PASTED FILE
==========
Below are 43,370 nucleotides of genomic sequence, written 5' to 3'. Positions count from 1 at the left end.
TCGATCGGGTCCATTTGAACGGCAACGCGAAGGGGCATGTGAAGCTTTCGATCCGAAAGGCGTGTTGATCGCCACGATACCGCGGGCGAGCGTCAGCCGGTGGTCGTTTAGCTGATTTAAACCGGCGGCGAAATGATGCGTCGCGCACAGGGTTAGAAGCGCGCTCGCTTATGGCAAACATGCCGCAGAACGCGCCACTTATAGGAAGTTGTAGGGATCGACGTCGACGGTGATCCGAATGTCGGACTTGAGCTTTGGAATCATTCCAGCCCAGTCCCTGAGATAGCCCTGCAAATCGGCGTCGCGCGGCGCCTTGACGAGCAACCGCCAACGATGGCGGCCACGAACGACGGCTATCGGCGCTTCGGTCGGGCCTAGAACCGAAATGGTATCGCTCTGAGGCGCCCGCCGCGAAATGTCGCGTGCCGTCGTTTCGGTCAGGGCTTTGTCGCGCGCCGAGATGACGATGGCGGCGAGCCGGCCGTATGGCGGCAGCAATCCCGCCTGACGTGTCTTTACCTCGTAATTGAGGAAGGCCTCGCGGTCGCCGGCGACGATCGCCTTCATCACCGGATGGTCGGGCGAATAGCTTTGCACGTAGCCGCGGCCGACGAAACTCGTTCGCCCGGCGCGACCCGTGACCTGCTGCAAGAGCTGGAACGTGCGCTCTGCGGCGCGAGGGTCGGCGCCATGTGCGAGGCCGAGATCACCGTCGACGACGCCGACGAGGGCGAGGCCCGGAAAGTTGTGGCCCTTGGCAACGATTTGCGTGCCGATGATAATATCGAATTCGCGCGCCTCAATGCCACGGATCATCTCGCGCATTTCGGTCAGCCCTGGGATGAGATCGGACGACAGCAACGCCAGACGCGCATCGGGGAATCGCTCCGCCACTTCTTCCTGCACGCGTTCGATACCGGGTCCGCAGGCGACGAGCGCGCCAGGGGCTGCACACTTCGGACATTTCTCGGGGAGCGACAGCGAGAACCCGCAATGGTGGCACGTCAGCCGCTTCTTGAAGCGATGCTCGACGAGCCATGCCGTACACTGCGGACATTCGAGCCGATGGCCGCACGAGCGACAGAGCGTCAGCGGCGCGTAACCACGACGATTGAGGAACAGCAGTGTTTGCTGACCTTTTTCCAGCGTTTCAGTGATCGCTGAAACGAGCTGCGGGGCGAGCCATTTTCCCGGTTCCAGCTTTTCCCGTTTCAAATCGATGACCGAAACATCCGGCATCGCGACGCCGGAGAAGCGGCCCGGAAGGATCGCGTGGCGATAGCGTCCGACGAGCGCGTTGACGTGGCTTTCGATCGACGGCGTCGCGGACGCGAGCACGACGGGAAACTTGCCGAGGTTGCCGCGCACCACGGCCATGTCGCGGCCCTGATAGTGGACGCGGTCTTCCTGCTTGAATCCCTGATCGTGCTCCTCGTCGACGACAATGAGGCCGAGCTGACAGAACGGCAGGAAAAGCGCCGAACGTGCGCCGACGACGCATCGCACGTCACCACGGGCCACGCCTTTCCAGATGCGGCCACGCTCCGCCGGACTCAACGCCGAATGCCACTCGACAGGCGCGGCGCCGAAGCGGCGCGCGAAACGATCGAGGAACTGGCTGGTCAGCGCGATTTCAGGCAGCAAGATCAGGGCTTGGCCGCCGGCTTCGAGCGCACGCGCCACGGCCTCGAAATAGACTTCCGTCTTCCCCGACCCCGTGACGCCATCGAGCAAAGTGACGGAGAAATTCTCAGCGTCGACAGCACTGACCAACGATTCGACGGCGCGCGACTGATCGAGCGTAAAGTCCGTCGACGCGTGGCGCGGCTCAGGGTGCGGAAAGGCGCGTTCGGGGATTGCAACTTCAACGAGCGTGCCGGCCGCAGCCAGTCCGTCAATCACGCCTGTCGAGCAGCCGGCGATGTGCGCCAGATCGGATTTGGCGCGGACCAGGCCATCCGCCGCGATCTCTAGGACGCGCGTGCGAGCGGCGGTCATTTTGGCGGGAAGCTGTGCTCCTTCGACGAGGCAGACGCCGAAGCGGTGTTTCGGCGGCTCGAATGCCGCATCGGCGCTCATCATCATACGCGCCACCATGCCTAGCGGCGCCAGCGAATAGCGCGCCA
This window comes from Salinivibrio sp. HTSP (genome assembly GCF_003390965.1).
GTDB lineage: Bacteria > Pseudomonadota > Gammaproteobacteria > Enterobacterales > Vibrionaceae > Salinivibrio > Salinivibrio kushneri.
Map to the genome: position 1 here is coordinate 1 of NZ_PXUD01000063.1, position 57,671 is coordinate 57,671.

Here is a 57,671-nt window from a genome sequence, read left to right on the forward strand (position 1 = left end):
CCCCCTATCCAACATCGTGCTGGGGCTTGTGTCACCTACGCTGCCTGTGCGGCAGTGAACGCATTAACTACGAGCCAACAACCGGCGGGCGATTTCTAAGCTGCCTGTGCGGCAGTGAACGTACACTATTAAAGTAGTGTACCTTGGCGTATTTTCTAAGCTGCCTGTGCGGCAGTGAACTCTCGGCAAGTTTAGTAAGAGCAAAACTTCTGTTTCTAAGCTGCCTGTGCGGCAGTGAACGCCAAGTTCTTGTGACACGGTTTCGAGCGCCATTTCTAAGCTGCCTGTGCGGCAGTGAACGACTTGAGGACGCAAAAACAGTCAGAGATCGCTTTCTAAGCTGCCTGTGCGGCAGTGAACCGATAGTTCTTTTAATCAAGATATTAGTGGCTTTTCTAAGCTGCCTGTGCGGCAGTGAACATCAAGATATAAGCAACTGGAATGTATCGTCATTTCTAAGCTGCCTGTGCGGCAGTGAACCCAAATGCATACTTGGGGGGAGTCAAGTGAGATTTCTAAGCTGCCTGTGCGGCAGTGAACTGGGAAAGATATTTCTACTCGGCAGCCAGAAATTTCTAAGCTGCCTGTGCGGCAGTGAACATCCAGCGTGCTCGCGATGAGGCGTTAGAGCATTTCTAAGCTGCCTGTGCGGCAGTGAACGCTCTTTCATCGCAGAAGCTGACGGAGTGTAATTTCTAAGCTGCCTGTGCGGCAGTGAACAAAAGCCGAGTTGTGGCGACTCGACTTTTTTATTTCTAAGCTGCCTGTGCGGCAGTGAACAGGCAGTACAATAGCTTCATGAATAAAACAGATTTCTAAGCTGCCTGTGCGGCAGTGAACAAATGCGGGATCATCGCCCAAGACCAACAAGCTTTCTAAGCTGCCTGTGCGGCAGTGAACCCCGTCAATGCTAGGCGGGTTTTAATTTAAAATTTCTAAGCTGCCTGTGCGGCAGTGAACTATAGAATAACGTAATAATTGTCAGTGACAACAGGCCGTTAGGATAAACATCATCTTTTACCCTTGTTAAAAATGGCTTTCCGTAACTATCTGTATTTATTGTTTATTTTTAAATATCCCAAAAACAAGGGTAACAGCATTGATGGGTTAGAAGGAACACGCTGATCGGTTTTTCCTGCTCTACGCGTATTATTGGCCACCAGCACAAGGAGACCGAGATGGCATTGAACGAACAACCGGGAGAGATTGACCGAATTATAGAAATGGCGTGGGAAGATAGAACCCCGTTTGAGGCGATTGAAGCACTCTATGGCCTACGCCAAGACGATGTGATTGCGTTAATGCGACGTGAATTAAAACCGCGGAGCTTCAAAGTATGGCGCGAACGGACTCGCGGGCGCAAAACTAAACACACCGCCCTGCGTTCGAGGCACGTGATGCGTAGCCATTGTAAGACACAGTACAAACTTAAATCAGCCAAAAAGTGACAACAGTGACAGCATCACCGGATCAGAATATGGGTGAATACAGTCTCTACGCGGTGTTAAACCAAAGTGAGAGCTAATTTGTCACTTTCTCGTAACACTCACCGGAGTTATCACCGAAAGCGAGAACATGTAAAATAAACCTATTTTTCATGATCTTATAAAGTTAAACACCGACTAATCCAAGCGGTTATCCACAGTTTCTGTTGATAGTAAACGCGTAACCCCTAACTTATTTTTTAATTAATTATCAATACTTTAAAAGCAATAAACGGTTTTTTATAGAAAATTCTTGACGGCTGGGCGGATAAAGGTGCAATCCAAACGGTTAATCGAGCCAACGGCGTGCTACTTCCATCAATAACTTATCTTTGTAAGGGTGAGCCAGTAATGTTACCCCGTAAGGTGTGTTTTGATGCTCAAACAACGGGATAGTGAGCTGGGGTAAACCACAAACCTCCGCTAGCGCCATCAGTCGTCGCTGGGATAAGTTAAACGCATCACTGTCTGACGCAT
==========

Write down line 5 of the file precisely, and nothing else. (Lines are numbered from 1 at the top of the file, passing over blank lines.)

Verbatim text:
Map to the genome: position 1 here is coordinate 1 of NZ_PXUD01000063.1, position 57,671 is coordinate 57,671.